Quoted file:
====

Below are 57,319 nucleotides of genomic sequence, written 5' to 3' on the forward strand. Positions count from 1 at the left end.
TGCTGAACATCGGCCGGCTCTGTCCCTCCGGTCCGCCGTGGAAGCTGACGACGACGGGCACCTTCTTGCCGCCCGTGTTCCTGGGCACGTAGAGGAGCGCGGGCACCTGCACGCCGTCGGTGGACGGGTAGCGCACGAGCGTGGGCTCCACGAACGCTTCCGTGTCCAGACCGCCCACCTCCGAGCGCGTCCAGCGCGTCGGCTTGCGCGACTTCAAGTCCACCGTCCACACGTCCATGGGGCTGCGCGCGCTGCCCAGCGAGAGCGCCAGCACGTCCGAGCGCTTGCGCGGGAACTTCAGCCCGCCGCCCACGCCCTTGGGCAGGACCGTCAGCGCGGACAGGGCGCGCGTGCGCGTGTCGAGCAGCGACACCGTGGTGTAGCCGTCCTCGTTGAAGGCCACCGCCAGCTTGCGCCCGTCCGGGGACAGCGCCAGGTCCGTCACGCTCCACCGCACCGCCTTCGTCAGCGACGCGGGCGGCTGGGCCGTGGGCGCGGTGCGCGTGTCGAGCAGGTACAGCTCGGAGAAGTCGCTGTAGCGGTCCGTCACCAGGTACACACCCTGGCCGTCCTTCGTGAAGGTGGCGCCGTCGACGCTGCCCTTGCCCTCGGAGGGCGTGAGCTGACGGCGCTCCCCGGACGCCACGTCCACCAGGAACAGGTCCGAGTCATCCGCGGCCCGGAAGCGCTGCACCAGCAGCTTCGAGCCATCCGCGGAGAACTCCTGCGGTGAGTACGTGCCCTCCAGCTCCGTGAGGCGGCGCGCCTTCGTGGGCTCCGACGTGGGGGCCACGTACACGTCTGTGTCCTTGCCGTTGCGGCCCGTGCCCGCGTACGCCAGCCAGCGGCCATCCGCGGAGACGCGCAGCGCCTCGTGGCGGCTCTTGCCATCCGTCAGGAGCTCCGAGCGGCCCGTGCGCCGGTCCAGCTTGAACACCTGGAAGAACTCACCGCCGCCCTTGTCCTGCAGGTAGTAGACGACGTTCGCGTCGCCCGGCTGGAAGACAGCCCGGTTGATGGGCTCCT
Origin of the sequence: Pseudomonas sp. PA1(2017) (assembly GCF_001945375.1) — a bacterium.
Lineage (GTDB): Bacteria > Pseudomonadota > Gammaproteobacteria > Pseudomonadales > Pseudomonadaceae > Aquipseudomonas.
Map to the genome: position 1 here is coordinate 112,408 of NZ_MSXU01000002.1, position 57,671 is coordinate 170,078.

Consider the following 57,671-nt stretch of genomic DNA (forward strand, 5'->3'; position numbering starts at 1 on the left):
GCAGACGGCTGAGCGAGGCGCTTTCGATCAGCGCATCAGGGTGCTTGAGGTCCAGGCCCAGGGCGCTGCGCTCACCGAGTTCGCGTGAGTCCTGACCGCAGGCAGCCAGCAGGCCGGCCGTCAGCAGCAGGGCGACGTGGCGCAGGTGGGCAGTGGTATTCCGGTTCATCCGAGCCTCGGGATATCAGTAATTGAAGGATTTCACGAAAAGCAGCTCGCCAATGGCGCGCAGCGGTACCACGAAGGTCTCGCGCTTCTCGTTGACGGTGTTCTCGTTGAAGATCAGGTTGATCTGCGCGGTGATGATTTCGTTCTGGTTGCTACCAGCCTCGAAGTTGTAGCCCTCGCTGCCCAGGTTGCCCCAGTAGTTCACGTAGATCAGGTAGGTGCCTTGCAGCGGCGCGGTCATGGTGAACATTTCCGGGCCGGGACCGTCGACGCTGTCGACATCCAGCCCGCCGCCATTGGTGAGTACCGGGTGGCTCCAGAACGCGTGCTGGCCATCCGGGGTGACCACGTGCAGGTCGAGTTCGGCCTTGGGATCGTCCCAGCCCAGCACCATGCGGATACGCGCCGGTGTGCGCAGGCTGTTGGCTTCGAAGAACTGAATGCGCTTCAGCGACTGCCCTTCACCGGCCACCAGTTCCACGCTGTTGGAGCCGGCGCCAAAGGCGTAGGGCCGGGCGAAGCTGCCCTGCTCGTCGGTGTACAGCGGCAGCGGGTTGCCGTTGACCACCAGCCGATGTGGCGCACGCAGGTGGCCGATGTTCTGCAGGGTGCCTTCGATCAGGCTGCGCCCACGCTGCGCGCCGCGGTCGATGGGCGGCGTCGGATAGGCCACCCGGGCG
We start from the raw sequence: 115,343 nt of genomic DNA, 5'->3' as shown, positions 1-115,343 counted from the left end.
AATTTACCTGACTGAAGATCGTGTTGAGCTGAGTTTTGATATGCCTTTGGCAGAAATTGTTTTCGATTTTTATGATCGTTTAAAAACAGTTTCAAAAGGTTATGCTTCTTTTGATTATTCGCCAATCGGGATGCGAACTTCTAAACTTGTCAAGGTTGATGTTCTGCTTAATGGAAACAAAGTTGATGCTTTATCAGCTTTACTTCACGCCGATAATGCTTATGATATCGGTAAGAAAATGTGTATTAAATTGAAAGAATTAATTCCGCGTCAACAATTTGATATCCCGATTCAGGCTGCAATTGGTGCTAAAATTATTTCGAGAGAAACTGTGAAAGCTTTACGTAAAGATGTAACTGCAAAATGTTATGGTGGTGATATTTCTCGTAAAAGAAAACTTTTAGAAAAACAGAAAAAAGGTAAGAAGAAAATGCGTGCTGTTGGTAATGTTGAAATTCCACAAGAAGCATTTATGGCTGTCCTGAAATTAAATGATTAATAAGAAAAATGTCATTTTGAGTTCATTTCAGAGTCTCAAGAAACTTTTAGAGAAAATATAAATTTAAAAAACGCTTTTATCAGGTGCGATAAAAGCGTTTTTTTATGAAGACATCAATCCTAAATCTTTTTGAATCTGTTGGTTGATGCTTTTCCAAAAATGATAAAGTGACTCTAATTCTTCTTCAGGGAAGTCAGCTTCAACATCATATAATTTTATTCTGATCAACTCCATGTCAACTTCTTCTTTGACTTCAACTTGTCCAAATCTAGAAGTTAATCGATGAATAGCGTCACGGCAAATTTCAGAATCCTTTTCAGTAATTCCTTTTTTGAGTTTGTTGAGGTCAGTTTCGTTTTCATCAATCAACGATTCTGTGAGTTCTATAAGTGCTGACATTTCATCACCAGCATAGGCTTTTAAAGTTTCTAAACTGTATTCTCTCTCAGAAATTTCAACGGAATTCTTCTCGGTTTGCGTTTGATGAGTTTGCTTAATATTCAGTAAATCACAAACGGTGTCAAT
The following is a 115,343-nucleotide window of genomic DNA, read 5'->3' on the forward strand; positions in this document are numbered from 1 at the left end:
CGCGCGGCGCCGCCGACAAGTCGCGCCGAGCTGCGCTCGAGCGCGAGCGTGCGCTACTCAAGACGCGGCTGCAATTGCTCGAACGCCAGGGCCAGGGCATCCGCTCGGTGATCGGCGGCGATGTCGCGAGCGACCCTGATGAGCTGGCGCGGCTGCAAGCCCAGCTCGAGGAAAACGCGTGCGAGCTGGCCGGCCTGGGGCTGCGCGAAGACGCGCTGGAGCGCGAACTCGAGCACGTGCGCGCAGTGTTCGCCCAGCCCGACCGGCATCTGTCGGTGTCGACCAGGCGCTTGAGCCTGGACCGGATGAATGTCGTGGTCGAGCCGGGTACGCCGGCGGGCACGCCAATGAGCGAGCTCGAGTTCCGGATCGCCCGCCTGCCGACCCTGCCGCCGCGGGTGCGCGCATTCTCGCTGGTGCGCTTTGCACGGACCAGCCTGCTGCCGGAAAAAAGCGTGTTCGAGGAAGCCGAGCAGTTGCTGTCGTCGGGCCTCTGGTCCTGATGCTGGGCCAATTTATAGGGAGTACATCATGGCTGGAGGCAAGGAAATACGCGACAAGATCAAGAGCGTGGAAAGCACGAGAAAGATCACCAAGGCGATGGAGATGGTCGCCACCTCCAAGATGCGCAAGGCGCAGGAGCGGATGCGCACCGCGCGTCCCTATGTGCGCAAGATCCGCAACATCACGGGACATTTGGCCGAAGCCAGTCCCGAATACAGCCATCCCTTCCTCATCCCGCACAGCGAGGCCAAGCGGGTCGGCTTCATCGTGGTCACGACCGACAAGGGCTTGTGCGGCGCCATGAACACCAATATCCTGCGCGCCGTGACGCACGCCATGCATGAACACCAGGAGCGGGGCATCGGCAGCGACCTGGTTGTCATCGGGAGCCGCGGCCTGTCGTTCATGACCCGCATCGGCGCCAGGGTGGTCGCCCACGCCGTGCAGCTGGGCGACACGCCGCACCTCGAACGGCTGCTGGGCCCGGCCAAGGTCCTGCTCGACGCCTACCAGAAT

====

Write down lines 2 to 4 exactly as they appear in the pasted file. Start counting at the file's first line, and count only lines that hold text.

TGCTGAACATCGGCCGGCTCTGTCCCTCCGGTCCGCCGTGGAAGCTGACGACGACGGGCACCTTCTTGCCGCCCGTGTTCCTGGGCACGTAGAGGAGCGCGGGCACCTGCACGCCGTCGGTGGACGGGTAGCGCACGAGCGTGGGCTCCACGAACGCTTCCGTGTCCAGACCGCCCACCTCCGAGCGCGTCCAGCGCGTCGGCTTGCGCGACTTCAAGTCCACCGTCCACACGTCCATGGGGCTGCGCGCGCTGCCCAGCGAGAGCGCCAGCACGTCCGAGCGCTTGCGCGGGAACTTCAGCCCGCCGCCCACGCCCTTGGGCAGGACCGTCAGCGCGGACAGGGCGCGCGTGCGCGTGTCGAGCAGCGACACCGTGGTGTAGCCGTCCTCGTTGAAGGCCACCGCCAGCTTGCGCCCGTCCGGGGACAGCGCCAGGTCCGTCACGCTCCACCGCACCGCCTTCGTCAGCGACGCGGGCGGCTGGGCCGTGGGCGCGGTGCGCGTGTCGAGCAGGTACAGCTCGGAGAAGTCGCTGTAGCGGTCCGTCACCAGGTACACACCCTGGCCGTCCTTCGTGAAGGTGGCGCCGTCGACGCTGCCCTTGCCCTCGGAGGGCGTGAGCTGACGGCGCTCCCCGGACGCCACGTCCACCAGGAACAGGTCCGAGTCATCCGCGGCCCGGAAGCGCTGCACCAGCAGCTTCGAGCCATCCGCGGAGAACTCCTGCGGTGAGTACGTGCCCTCCAGCTCCGTGAGGCGGCGCGCCTTCGTGGGCTCCGACGTGGGGGCCACGTACACGTCTGTGTCCTTGCCGTTGCGGCCCGTGCCCGCGTACGCCAGCCAGCGGCCATCCGCGGAGACGCGCAGCGCCTCGTGGCGGCTCTTGCCATCCGTCAGGAGCTCCGAGCGGCCCGTGCGCCGGTCCAGCTTGAACACCTGGAAGAACTCACCGCCGCCCTTGTCCTGCAGGTAGTAGACGACGTTCGCGTCGCCCGGCTGGAAGACAGCCCGGTTGATGGGCTCCT
Origin of the sequence: Pseudomonas sp. PA1(2017) (assembly GCF_001945375.1) — a bacterium.
Lineage (GTDB): Bacteria > Pseudomonadota > Gammaproteobacteria > Pseudomonadales > Pseudomonadaceae > Aquipseudomonas.